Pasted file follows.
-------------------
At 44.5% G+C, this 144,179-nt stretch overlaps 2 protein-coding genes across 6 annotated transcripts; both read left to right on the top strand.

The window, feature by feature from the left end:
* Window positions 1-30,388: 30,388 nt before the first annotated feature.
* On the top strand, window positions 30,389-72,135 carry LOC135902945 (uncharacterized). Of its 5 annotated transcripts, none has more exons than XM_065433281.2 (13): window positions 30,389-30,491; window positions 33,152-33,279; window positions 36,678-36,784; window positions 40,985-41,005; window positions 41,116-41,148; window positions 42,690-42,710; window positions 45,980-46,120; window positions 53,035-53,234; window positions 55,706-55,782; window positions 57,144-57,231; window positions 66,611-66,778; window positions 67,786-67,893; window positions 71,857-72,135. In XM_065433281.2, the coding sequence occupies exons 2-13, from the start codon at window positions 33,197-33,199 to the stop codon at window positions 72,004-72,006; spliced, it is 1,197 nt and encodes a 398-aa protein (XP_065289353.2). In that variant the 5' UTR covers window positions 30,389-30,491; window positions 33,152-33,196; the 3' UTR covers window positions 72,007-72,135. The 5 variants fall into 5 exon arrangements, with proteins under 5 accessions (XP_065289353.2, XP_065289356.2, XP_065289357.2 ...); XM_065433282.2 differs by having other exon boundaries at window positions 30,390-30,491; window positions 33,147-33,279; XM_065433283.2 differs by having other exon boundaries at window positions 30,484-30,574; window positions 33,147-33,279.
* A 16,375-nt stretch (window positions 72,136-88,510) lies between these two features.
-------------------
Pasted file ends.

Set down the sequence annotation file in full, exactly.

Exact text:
At 44.5% G+C, this 144,179-nt stretch overlaps 2 protein-coding genes across 6 annotated transcripts; both read left to right on the top strand.

The window, feature by feature from the left end:
* Window positions 1-30,388: 30,388 nt before the first annotated feature.
* On the top strand, window positions 30,389-72,135 carry LOC135902945 (uncharacterized). Of its 5 annotated transcripts, none has more exons than XM_065433281.2 (13): window positions 30,389-30,491; window positions 33,152-33,279; window positions 36,678-36,784; window positions 40,985-41,005; window positions 41,116-41,148; window positions 42,690-42,710; window positions 45,980-46,120; window positions 53,035-53,234; window positions 55,706-55,782; window positions 57,144-57,231; window positions 66,611-66,778; window positions 67,786-67,893; window positions 71,857-72,135. In XM_065433281.2, the coding sequence occupies exons 2-13, from the start codon at window positions 33,197-33,199 to the stop codon at window positions 72,004-72,006; spliced, it is 1,197 nt and encodes a 398-aa protein (XP_065289353.2). In that variant the 5' UTR covers window positions 30,389-30,491; window positions 33,152-33,196; the 3' UTR covers window positions 72,007-72,135. The 5 variants fall into 5 exon arrangements, with proteins under 5 accessions (XP_065289353.2, XP_065289356.2, XP_065289357.2 ...); XM_065433282.2 differs by having other exon boundaries at window positions 30,390-30,491; window positions 33,147-33,279; XM_065433283.2 differs by having other exon boundaries at window positions 30,484-30,574; window positions 33,147-33,279.
* A 16,375-nt stretch (window positions 72,136-88,510) lies between these two features.